So now the Chevy Volt is catching fire. This is not to say that the Volt is experiencing a dramatic increase in popularity and sales are through the roof because they certainly are not. What I am saying here is that the Volt has gone up in literal flames a few times after being wrecked. So far this seems like a first for hybrids, as cars like the Toyota Prius have been around for 10 years now without much trouble.
At least one incidence has been reported of a Chevrolet Volt catching fire out behind a body shop while it was waiting for some restoration after having been wrecked. A few incidences have also occurred of the Volt catching fire while sitting out behind the facilities of a crash test center. At least one of these fires occurred after the test center wrecked the car and stuck it out back to specifically see if it would catch on fire, according to CNN. The fires seem to be erupting from the high-voltage battery. Every time one of these cars has gone down in a blaze of glory, it was always days or weeks after it was wrecked, and with every car, GM procedures for discharging the battery after it was damaged have not been followed.
The bad PR has caused GM to offer temporary loaner cars to owners of the Volt while an investigation is being conducted by the National Highway Traffic Safety Administration, just in case the owners are freaking out and afraid of getting burned alive. GM of course is down playing everything saying that it’s not that bad since the fires don’t occur until well after the crash.
So what should we make of all of this? I for one am torn a bit with my opinion of the Chevy Volt. The topic of the Chevy Volt can be rather incendiary (current fire problems not withstanding). I think it is ridiculous that the federal government took control of GM when they filed for bankruptcy back in 2009, and then forced the Volt to market for purely political reasons. The Volt kindles similar feelings amongst many taxpayers. I don’t have a problem with companies doing things for the purposes of being politically correct, or to advance some agenda. A privately held company ought to be able to do whatever they want to do as long as it’s not illegal. The problem is that even today GM is not privately held and the U.S. taxpayer still owns about 25% of the “new” GM.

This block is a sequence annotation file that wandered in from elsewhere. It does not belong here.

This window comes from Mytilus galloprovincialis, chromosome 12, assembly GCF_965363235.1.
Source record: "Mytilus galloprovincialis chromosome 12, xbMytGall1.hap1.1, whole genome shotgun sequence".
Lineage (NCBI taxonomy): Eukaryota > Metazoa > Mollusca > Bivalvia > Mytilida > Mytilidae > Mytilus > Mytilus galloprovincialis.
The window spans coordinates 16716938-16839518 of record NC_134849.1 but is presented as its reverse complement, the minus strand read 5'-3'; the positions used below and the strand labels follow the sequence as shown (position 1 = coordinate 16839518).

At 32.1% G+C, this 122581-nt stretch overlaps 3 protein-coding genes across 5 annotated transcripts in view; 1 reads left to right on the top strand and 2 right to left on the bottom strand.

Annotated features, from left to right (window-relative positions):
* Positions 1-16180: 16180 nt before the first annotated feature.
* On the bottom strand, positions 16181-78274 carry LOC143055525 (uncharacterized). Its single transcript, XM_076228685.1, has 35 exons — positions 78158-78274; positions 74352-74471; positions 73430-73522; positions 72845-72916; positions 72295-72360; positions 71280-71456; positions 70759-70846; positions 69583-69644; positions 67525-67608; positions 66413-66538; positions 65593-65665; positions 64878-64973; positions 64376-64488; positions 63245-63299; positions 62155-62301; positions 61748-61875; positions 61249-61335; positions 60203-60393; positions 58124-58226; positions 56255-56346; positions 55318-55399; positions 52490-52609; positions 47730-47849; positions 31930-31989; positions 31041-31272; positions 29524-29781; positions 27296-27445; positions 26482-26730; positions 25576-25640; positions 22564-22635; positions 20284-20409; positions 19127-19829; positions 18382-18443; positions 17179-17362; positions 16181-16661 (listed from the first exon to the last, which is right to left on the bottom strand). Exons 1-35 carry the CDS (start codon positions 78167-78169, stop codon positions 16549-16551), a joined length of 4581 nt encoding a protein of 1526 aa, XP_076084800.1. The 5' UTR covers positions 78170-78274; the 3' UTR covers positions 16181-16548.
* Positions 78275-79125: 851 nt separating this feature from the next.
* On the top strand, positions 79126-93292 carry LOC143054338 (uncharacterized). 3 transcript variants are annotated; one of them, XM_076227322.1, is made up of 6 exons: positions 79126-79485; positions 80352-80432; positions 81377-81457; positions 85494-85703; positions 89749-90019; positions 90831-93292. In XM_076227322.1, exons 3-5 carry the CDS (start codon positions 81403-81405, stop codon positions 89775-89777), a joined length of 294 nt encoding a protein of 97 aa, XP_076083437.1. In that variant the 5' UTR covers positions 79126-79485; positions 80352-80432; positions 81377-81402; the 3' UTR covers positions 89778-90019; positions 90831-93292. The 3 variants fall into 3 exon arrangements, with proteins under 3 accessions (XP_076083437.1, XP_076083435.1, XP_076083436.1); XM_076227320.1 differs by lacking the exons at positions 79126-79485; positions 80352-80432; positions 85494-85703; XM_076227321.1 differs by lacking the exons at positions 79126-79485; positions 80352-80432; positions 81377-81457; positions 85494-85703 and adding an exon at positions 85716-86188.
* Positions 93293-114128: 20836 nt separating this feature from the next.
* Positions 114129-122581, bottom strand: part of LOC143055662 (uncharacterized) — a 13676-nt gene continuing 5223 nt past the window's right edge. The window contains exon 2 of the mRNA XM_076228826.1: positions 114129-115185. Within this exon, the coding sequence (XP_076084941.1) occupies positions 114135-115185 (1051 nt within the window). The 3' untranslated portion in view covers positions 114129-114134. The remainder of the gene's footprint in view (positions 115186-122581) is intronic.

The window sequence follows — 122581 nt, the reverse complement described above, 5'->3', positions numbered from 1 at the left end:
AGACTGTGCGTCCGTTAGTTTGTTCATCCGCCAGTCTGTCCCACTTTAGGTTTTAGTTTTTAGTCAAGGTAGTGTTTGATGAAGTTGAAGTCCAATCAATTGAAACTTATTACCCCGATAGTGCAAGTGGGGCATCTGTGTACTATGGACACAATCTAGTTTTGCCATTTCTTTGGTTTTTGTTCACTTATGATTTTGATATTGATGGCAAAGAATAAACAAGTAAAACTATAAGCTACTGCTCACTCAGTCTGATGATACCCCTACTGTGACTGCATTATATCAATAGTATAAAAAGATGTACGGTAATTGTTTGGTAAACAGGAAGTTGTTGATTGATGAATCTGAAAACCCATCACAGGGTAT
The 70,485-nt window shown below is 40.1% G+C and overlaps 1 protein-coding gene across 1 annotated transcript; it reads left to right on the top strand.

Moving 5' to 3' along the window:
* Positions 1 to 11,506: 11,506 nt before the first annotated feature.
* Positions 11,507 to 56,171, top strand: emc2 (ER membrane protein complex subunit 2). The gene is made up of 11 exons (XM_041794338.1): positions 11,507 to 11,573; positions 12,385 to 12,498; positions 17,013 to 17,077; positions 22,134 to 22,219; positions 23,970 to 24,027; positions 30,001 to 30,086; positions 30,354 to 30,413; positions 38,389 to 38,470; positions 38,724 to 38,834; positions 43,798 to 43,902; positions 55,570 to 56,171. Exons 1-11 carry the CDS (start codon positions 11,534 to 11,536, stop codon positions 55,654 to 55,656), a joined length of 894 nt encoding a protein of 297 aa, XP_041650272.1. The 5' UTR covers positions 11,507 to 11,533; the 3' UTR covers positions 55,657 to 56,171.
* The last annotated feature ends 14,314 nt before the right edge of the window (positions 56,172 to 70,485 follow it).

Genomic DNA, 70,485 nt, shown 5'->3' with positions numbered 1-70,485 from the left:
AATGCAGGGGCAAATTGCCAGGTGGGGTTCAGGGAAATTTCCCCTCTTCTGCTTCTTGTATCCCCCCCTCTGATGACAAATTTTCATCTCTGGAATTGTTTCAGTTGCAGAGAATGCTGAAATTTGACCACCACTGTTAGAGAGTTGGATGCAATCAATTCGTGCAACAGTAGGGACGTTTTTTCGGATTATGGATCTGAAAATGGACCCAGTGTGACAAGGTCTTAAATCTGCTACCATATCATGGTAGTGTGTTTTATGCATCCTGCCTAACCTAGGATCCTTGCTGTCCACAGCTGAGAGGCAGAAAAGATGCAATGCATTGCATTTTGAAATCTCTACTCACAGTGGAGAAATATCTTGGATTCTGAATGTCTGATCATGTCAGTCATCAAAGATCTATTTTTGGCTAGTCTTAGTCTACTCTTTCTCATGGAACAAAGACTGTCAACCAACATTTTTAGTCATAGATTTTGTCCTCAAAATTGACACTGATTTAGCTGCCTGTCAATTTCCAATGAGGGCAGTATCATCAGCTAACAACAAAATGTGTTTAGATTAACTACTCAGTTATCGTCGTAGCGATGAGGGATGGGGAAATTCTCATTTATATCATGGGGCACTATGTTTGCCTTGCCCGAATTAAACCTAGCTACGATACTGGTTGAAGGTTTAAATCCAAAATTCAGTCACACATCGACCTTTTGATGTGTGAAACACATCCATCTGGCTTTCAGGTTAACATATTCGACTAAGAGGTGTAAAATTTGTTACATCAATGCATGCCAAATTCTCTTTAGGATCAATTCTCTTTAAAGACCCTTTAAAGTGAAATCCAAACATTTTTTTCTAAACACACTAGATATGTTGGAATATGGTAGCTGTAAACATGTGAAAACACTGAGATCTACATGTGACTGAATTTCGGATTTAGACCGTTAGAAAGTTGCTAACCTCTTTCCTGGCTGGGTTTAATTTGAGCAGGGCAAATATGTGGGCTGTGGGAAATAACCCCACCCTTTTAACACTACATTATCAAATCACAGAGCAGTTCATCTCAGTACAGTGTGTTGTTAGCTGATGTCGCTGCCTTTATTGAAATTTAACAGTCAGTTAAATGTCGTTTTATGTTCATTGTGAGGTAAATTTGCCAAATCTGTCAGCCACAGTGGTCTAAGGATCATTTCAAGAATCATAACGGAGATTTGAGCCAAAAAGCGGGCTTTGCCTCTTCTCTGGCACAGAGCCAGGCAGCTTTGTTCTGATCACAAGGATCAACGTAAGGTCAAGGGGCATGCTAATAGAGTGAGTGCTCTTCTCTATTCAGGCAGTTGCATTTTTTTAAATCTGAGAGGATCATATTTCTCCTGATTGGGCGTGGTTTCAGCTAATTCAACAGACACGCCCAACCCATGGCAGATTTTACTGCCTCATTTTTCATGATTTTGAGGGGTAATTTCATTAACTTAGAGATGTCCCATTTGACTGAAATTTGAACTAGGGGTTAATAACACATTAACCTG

The Volt was pushed to market with federal tax dollars, and then congress passed legislation awarding $7500 to anyone willing to buy a Volt in order to ignite interest in this new car. MSRP on a new volt is about $42k so with the $7500 incentive (from the developers and builders of the Volt i.e. the Feds) the price people actually end up paying is about $34k. This tax credit for Volt buyers means that tax payers are paying impractical rich people a large chunk of money to buy something that they will use to make a political statement, or they will just use as a toy. This is the real conflagration of the Chevy Volt
Now having said all of this, the part where I am torn is in that I love the technology that is wrapped up in the Volt. I am a technology geek of the highest order and the Volt does have some pretty cool stuff under the hood that makes it go. I have had a chance to inspect a Volt up close and personal, and I even took it for a spin. The car is without a doubt the most impressive thing to ever bear the Chevy bowtie. The ride is great, the handling is nice, and the gas/electric motor combination provides plenty of pep. The Volt beats the Prius in the quarter mile anytime, anywhere. I think that some alternative fuel vehicle is likely to take over at some point anyway, although it will probably not happen overnight. When it does happen it will be gradual and it will be a result of regular market demand, not the result of anyones political agenda.
The problem is that the Volt is like the U.S. military. While it is great at what is does, and perhaps it does its job better than anything in its class, when considering the overall cost, it’s obvious that things could be done better for a lot less money. Since the U.S. Constitution calls for the Federal Government to fund the military to protect us all, and since I am pretty sure there is nothing in the document that allows the government to build impractical cars, we can be concerned with G(overnment) M(otors), and we kind of have to learn to live with the military scorching cash.
So what about the fires? On the one hand I would ask what do you expect from a government funded project? On the other hand I would say that it is likely much ado about nothing. Gasoline powered cars catch fire all of the time and we still, after more than a century, keep the highly explosive fuel used to power these cars in plastic or metal tanks that are only inches from the ground as these land missiles cruise about and get into fender fights with other cars. If the Volt fires are a big deal then we will see it all unfold shortly. I think that the media loves fires and explosions so they will try to over inflate this entire issue and we can count on hearing about every battery that is set ablaze.